Credit: Ars Electronica / Martin Hieslmair

But let’s start at the beginning—and here as well, there are, technically speaking, numerous possibilities for starting a race. Raimund Baumschlager elaborates: “If you consider what today’s autos can do … for example, with start control technology that lets you preprogram the number of RPMs you take off with so that the tires spin as little as possible. It used to be that you just patched out on the basis of gut feelings.” And also with respect to the interaction of the car and driver: “If a driver had a feeling for technology back then, you could really tune the car yourself. Today, it takes an engineer to take you for a ride, since you have to calculate the weight shift, the car’s balance and so forth. There’s so much that’s been developed in recent years.”


Credit: Ars Electronica / Martin Hieslmair

The film shoot continues. This time, the cameras are set up on the roadside. And you really get a feeling for how incredibly fast the two pilots are speeding down this gravel road when you see that you have only a few seconds to actually observe the car as it races past.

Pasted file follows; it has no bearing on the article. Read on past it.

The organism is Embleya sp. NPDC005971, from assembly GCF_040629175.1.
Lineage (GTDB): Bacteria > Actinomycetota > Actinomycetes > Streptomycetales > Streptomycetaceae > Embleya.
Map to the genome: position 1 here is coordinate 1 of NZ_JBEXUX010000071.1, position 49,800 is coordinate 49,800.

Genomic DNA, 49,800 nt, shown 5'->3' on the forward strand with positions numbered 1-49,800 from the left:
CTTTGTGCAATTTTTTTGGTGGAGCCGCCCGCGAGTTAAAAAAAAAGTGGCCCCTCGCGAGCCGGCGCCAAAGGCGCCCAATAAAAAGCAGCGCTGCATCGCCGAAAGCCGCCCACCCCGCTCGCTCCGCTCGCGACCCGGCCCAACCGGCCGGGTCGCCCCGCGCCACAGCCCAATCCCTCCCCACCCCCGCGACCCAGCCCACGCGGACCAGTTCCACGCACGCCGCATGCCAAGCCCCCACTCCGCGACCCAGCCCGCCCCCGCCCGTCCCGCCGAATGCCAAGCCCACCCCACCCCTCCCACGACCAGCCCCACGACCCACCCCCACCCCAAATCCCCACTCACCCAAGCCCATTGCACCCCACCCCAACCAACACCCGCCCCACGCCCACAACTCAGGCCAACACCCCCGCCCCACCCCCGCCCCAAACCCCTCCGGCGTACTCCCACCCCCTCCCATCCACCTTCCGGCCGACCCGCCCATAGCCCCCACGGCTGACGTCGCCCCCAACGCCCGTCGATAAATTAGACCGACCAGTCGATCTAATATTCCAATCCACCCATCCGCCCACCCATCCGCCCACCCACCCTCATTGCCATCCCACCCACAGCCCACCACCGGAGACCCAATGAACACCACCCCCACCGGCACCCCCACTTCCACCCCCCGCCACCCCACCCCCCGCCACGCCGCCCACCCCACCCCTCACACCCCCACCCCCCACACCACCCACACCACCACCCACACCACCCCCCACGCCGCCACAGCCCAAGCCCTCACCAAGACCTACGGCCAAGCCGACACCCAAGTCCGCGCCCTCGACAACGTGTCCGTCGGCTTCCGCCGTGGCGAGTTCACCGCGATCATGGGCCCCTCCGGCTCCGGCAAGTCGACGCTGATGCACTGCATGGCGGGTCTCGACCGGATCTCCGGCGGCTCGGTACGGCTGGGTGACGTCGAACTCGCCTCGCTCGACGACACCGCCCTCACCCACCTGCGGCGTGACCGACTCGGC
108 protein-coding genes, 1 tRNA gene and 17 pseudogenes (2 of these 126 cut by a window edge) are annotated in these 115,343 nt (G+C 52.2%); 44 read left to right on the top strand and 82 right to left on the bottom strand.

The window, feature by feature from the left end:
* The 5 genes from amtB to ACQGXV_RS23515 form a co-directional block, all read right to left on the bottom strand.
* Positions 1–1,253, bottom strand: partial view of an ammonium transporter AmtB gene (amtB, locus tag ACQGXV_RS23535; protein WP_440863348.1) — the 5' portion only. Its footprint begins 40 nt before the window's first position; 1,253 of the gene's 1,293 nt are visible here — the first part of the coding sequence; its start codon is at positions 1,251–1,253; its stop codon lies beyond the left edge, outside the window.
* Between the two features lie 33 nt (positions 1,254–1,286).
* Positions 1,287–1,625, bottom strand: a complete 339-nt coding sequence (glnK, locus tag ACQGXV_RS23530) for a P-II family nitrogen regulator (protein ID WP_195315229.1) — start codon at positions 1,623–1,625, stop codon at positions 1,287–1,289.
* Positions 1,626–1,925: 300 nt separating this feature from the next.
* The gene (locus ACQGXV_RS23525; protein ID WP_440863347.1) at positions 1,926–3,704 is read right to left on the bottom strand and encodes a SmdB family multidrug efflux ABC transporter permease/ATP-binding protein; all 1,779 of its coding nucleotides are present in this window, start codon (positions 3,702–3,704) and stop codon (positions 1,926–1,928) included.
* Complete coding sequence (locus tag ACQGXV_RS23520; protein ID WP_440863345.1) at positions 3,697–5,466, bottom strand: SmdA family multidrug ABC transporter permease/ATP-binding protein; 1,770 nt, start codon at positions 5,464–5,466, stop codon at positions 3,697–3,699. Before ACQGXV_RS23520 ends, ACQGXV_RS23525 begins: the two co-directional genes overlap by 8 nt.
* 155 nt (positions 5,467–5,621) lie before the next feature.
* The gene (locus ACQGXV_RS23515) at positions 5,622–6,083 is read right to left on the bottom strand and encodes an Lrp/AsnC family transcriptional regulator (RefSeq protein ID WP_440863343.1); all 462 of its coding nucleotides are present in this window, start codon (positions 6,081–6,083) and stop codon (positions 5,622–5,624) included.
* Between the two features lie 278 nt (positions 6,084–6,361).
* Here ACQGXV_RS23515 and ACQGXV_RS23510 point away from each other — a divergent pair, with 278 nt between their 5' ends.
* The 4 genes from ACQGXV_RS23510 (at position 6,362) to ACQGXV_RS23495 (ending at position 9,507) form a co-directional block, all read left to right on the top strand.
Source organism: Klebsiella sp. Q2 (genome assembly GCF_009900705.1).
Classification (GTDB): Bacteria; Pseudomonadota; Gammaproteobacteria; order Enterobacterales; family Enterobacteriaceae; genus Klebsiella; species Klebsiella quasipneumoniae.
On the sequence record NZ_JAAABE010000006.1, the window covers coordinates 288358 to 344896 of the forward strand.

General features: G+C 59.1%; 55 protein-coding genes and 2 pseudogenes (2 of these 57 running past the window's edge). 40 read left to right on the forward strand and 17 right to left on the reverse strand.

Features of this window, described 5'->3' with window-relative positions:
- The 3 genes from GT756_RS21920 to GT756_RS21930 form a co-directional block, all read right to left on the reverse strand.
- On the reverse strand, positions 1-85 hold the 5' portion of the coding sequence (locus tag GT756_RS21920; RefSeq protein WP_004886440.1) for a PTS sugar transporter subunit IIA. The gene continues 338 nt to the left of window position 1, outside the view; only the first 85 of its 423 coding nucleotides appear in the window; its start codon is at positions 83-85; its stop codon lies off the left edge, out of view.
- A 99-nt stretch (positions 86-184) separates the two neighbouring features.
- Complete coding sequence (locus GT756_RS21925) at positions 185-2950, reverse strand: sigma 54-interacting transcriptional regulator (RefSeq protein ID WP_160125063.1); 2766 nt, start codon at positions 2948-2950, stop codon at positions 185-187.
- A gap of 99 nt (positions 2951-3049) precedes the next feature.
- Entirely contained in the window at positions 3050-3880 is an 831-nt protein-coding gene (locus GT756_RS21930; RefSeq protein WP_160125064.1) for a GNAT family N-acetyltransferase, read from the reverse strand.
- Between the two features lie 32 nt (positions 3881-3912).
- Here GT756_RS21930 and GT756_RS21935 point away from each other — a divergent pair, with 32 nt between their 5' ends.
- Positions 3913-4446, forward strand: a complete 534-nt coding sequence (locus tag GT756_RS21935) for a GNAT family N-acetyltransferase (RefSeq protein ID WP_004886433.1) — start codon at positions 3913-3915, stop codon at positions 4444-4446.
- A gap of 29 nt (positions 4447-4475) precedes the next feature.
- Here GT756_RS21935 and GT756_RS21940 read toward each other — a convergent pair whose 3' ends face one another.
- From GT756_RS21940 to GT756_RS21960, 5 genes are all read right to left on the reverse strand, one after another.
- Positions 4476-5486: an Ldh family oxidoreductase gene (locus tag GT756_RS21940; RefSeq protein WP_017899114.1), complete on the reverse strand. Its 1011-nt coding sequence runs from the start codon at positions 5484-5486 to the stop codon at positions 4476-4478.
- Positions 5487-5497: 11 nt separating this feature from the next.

Credit: Ars Electronica / Martin Hieslmair

The days are getting ever shorter, and the diminishing sunlight means this day of shooting is coming to an end. The 3-D cameras are packed up, the film footage safely stowed away, and the participating crews head for home.


Credit: Ars Electronica Futurelab

Back at the Ars Electronica Futurelab in Linz, it’s time to get busy with the postproduction. Andreas Jalsovec and Michael Mayr are working on a first rough cut of the 3-D film. But before they got started, all the footage from the individual cameras had to be aligned since, for every 3-D shot, two cameras have to film independently of one another. Together with account execs from inspiria event service, they see to it that the finished product is exactly what ŠKODA wants to achieve. Finally, the film is transferred to Deep Space 8K.